• What is your before / during / after sales process? Review and test out on people to refine.
  • Every piece of marketing needs to include a call-to-action to encourage the prospect to act. Create a sense of urgency. People will act if they think they will lose something they have or miss out on something they want.
  • Consider where your customer hangs out and what they do for a job and how they spend their spare time. Join networking groups, Facebook forums, industry groups, or present at events, exhibit at trade or industry fairs.
  • Get amazing testimonials that are meaningful.
  • Connect with other small business owners and contribute on their websites. Another approach is to be an affiliate or be part of a referral arrangement. Consider carefully that they are aligned with your customer and business values.

Gain support

Being a small business owner can be lonely and it is easy to lose confidence. Finding a community of small business owners and a support network is a great way to stay positive and focused. It provides a chance to share challenges and experiences with others. I set up a Mastermind Group that meets weekly. We share our challenges and our ideas, we become accountable each week for the tasks we set and this keeps us on-track and moving forward. It also creates a sense of community and connectedness.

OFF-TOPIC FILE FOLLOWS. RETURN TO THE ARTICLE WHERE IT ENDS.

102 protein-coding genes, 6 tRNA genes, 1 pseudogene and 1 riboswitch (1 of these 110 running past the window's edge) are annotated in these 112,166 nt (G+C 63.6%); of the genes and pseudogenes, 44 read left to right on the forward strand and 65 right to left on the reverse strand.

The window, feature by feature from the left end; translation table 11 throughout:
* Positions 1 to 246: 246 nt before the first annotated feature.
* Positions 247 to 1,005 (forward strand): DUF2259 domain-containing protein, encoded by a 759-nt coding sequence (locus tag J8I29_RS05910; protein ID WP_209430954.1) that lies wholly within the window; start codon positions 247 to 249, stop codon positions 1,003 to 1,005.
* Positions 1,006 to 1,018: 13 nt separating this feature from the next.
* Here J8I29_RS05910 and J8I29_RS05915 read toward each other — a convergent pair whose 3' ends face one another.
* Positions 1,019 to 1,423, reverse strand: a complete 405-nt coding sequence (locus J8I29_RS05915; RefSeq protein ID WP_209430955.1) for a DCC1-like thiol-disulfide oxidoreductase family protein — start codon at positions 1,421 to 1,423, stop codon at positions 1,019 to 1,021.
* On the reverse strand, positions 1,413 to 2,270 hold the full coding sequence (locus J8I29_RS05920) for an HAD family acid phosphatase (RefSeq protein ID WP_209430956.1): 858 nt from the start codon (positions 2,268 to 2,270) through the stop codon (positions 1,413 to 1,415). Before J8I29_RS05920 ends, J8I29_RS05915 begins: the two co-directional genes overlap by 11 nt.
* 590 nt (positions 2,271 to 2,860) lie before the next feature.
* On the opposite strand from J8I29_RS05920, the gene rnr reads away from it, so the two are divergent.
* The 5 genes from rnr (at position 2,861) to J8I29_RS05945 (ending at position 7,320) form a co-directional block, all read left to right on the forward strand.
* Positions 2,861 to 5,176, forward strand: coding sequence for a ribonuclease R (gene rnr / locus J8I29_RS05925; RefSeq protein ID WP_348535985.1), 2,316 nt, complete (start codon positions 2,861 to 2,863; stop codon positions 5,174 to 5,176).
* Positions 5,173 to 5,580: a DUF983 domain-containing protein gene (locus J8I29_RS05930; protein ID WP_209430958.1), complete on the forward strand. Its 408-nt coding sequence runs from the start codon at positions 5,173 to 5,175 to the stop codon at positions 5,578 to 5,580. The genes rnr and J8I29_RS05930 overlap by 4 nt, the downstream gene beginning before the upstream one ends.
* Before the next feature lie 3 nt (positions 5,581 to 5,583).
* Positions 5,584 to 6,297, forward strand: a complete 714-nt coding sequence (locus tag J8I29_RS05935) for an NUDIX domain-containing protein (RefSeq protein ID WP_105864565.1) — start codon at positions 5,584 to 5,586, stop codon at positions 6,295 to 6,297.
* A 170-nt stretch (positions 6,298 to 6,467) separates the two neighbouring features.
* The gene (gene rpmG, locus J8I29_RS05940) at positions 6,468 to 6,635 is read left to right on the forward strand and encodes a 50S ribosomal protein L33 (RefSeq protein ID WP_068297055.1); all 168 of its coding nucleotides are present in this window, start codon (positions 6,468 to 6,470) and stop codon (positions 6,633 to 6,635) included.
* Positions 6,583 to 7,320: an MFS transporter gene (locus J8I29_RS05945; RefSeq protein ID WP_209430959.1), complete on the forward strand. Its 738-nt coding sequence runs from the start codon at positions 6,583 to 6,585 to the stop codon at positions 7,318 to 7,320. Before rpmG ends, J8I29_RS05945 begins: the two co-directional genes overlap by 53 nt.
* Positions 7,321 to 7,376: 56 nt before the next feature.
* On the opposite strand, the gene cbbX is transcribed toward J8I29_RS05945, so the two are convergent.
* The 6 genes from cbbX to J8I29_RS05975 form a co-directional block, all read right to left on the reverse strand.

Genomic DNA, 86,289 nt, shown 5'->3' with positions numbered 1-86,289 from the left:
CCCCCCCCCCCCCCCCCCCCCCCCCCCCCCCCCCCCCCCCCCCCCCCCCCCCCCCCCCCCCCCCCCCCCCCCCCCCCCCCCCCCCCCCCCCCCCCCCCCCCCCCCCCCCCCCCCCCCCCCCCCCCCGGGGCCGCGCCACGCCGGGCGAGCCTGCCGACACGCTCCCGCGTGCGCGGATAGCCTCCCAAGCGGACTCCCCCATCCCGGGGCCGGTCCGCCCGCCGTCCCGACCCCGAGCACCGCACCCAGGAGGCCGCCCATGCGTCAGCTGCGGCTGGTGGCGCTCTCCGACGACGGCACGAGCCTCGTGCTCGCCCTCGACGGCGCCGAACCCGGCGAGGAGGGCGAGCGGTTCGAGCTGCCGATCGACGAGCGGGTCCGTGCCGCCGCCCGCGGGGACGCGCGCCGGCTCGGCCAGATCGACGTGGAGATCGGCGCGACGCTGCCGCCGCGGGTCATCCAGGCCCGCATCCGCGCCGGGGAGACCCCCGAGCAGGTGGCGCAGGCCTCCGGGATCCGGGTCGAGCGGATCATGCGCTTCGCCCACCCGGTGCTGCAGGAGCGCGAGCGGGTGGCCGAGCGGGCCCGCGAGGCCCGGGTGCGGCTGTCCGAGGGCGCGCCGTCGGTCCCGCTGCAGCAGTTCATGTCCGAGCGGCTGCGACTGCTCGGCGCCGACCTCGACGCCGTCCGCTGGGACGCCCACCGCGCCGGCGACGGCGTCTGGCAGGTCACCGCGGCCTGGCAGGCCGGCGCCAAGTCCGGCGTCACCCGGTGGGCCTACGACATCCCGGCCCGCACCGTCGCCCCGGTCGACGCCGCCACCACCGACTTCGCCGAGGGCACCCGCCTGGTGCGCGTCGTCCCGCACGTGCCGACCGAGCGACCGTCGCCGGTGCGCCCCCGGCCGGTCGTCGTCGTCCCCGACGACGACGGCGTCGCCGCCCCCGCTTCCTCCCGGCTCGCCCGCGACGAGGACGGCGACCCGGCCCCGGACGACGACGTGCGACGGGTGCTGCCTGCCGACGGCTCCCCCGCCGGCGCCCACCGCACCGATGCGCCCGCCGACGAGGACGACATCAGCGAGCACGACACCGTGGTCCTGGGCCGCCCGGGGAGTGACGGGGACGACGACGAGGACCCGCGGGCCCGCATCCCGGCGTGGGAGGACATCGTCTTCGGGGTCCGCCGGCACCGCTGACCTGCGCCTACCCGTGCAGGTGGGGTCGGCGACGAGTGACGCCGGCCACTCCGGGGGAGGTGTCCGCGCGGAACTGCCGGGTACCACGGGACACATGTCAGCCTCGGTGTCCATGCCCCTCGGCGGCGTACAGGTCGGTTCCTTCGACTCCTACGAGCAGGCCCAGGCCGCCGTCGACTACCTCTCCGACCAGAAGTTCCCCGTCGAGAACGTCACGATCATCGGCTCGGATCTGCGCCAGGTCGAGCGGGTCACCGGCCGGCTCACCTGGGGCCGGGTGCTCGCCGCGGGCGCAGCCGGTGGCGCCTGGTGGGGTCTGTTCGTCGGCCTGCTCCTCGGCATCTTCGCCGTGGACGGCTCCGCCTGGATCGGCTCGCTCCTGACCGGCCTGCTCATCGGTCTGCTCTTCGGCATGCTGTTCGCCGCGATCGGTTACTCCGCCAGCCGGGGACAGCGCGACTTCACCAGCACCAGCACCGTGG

The first 30 days of your business will be exhilarating and a little scary, but with some planning and clear thinking you can navigate them with confidence.

Johannah Barton lives in Bayside Melbourne and married with two young boys. Johannah is the owner of Confetti Design – she designs beautiful websites and offer business and marketing coaching for women in small business.  After 15 years in the corporate world she realised she had a wealth of knowledge and experience that could help other women achieve their business dreams. Johannah aims to make the process of delivering an effective website as straight-forward and easy as possible. She believes that business coaching is the magic piece to the puzzle; without it a website is simply static pages with text and images.  For more information visit

Image: Shutterstock